Basic Properties of Vectors

# Basic Properties of Vectors

We will now look at some important definitions and properties of vectors in Euclidean n-space. All proofs given are rather straightforward from the definition of the operations we are about to look at, and most explanation will be omitted.

 Definition: Two vectors $\vec{u}$ and $\vec{v}$ are said to be Equal if and only if each of their respective components are equal, that is $u_{i} = v_{i}$ for every vector component $i$.

For example, the following vectors $\vec{u} = (1, 3)$ and $\vec{v} = (1, 3)$ are equal since $u_1 = v_1 = 1$ and $u_2 = v_2 = 3$.

 Definition: If $\vec{u}, \vec{v} \in \mathbb{R}^n$ are vectors, then Vector addition is defined by adding corresponding components to each other, that is $\vec{u} + \vec{v} = (u_1, u_2, ..., u_n) + (v_1, v_2, ..., v_n) = (u_1 + v_1, u_2 + v_2, ..., u_n + v_n)$. Furthermore, vector subtraction is defined by $\vec{u} - \vec{v} = (u_1, u_2, ..., u_n) - (v_1, v_2, ..., v_n) = (u_1 - v_1, u_2 - v_2, ..., u_n - v_n)$.

We will now look at the important commutativity property of vector addition.

 Theorem 1 (Commutativity of Vector Addition): If $\vec{u}, \vec{v} \in \mathbb{R}^n$, then $\vec{u} + \vec{v} = \vec{v} + \vec{u}$.
• Proof: Let $\vec{u}, \vec{v} \in \mathbb{R}^n$ The addition of vectors is defined such that each respective component of vector the first vector will be added to the second vector, that is:
(1)
\begin{align} \vec{u} + \vec{v} = (u_{1}, u_{2}, ..., u_{n}) + (v_{1}, v_{2}, ..., v_{n}) \\ \vec{u} + \vec{v} = (u_{1} + v_{1}, u_{2} + u_{2}, ..., u_{n} + v_{n}) \\ \vec{u} + \vec{v} = (v_{1} + u_{1}, v_{2} + u_{2}, ..., v_{n} + u_{n}) \\ \vec{u} + \vec{v} = \vec{v} + \vec{u} \\ \blacksquare \end{align}

For example, if we wanted to find the sum $\vec{u} + \vec{v}$ given that $\vec{u} = (1, 2)$ and $\vec{v} = (4, 2)$, then:

(2)
\begin{align} \vec{u} + \vec{v} = (1, 2) + (4, 2) \\ \vec{u} + \vec{v} = (5, 4) \end{align}

Furthermore, if we instead calculate $\vec{v} + \vec{u}$, we get the same result:

(3)
\begin{align} \vec{v} + \vec{u} = (4, 2) + (1, 2) \\ \vec{v} + \vec{u} = (5, 4) \end{align}
 Definition: The Zero Vector in Euclidean n-space denoted $\vec{0} = \underbrace{(0, 0, ..., 0)}_{\mathrm{n-times}}$ has all of its components as zeroes.
 Theorem 2 (Zero Vector Addition Property): If $\vec{u}, \vec{0} \in \mathbb{R}^n$, then $\vec{u} + \vec{0} = \vec{0} + \vec{u} = \vec{u}$.
• Proof: From Theorem 1, we have that $\vec{u} + \vec{0} = \vec{0} + \vec{u}$ already, so we only need to show that $\vec{u} + \vec{0} = \vec{u}$.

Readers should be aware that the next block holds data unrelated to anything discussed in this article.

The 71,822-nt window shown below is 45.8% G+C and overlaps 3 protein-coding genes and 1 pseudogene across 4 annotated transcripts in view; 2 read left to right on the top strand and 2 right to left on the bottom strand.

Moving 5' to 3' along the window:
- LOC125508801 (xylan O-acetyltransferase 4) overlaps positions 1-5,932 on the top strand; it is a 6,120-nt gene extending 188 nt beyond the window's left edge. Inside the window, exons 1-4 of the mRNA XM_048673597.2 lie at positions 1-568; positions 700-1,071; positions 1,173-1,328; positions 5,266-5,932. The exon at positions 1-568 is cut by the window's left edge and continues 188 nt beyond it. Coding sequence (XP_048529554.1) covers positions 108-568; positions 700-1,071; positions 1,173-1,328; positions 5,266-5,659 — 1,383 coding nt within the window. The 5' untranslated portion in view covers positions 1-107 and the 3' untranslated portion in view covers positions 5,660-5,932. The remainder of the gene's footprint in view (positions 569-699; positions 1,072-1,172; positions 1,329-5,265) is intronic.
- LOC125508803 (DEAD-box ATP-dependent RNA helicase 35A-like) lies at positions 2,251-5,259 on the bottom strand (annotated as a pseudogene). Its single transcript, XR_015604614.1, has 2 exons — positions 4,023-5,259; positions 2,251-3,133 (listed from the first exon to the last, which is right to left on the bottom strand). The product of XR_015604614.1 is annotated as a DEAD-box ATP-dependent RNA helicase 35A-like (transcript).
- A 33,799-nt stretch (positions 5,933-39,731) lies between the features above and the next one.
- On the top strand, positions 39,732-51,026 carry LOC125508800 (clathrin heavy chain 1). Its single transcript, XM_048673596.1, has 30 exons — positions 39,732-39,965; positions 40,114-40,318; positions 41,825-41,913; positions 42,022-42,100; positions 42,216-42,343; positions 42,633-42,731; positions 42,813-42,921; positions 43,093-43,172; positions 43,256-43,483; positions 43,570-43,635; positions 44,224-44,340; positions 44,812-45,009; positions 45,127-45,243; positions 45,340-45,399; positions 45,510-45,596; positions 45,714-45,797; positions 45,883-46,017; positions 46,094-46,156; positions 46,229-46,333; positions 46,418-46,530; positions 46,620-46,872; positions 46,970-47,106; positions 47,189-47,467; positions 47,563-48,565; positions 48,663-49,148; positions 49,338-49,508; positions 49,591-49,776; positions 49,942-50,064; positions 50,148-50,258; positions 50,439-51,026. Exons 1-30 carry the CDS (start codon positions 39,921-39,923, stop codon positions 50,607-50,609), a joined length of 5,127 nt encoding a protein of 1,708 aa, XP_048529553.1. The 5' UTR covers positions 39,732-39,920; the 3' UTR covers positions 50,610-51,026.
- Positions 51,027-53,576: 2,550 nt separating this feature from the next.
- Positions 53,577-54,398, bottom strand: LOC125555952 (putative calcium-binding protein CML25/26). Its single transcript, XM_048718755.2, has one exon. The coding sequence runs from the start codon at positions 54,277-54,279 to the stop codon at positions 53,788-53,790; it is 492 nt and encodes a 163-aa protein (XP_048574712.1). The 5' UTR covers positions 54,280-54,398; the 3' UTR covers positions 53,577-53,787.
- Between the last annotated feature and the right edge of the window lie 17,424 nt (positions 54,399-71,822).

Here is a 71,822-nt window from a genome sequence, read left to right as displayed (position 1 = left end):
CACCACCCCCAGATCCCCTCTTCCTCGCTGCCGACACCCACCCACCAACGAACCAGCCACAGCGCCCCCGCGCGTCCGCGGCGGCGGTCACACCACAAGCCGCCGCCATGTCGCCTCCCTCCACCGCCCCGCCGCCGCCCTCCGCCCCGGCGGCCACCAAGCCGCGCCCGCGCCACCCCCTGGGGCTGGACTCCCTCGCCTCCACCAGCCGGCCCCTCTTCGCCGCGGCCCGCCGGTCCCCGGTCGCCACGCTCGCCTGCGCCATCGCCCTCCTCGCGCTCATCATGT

(4)
\begin{align} \vec{u} + \vec{0} = (u_1, u_2, ..., u_n) + (0, 0, ..., 0) \\ \vec{u} + \vec{0} = (u_1 + 0, u_2 + 0, ..., u_n + 0) = \vec{u}\\ \vec{u} + \vec{0} = (0 + u_1, 0 + u_2, ..., 0 + u_n) \\ \vec{u} + \vec{0} = (u_1, u_2, ..., u_n) \\ \vec{u} + \vec{0} = \vec{u} \quad \blacksquare \end{align}
 Theorem 3 (Associativity of Vector Addition): If $\vec{u}, \vec{v}, \vec{w} \in \mathbb{R}^n$, then it follows that $\vec{u} + ( \vec{v} + \vec{w} ) = ( \vec{u} + \vec{v} ) + \vec{w}$.
• Proof:
(5)
\begin{align} \quad \vec{u} + (\vec{v} + \vec{w}) = (u_1, u_2, ..., u_n) + (v_1 + w_1, v_2 + w_2, ..., v_n + w_n) \\ \quad \vec{u} + (\vec{v} + \vec{w}) = (u_1 + v_1 + w_1, u_2 + v_2 + w_2, ..., u_n + v_n + w_n) \\ \quad \vec{u} + (\vec{v} + \vec{w}) = (u_1 + v_1, u_2 + v_2, ..., u_n + v_n) + (w_1, w_2, ..., w_n) \\ \quad \vec{u} + (\vec{v} + \vec{w}) = (\vec{u} + \vec{v}) + \vec{w} \\ \blacksquare \end{align}

Recall that a scalar is defined as a quantity that has only magnitude and no direction. We will now look at our next definition.

 Definition: If $\vec{u} \in \mathbb{R}^n$, and $k \in \mathbb{R}$, then $k\vec{u}$ is defined to be a Scalar Multiple of the Vector $\vec{u}$ that has a length that is $k$ times that of $\vec{u}$, and $k\vec{u} = k(u_1, u_2, ..., u_n) = (ku_1, ku_2, ..., ku_n)$. If $k < 0$, the direction of the vector changes to be in the position opposite to $\vec{u}$.
 Theorem 4: If $\vec{u} \in \mathbb{R}^n$ and $k, l$ are scalars such that $k, l \in \mathbb{R}$, then $k(l\vec{u}) = (kl)\vec{u}$.
• Proof:
(6)
\begin{align} k(l\vec{u}) = k(l(u_1, u_2, ..., u_n)) \\ k(l\vec{u}) = k(lu_1, lu_2, ..., lu_n) \\ k(l\vec{u}) = (klu_1, klu_2, ..., klu_n) \\ k(l\vec{u}) = kl(u_1, u_2, ..., u_n) \\ k(l\vec{u}) = (kl)\vec{u} \\ \blacksquare \end{align}
 Theorem 5: If $\vec{u} \in \mathbb{R}^n$ and $k, l$ are scalars such that $k, l \in \mathbb{R}$, then $(k + l)\vec{u} = k\vec{u} + l\vec{u}$.
• Proof:
(7)
\begin{align} (k + l)\vec{u} = (k + l)(u_1, u_2, ..., u_n) \\ (k + l)\vec{u} = ((k+l)u_1, (k+l)u_2, ..., (k+l)u_n) \\ (k + l)\vec{u} =(ku_1 + lu_1, ku_2 + lu_2, ..., ku_n + lu_n) \\ \quad (k + l)\vec{u} =(ku_1, ku_2, ..., ku_n) + (lu_1, lu_2, ..., lu_n) \\ (k + l)\vec{u} =k(u_1, u_2, ..., u_n) + l(u_1, u_2, ..., u_n) \\ (k + l)\vec{u} =k\vec{u} + l\vec{u} \\ \blacksquare \end{align}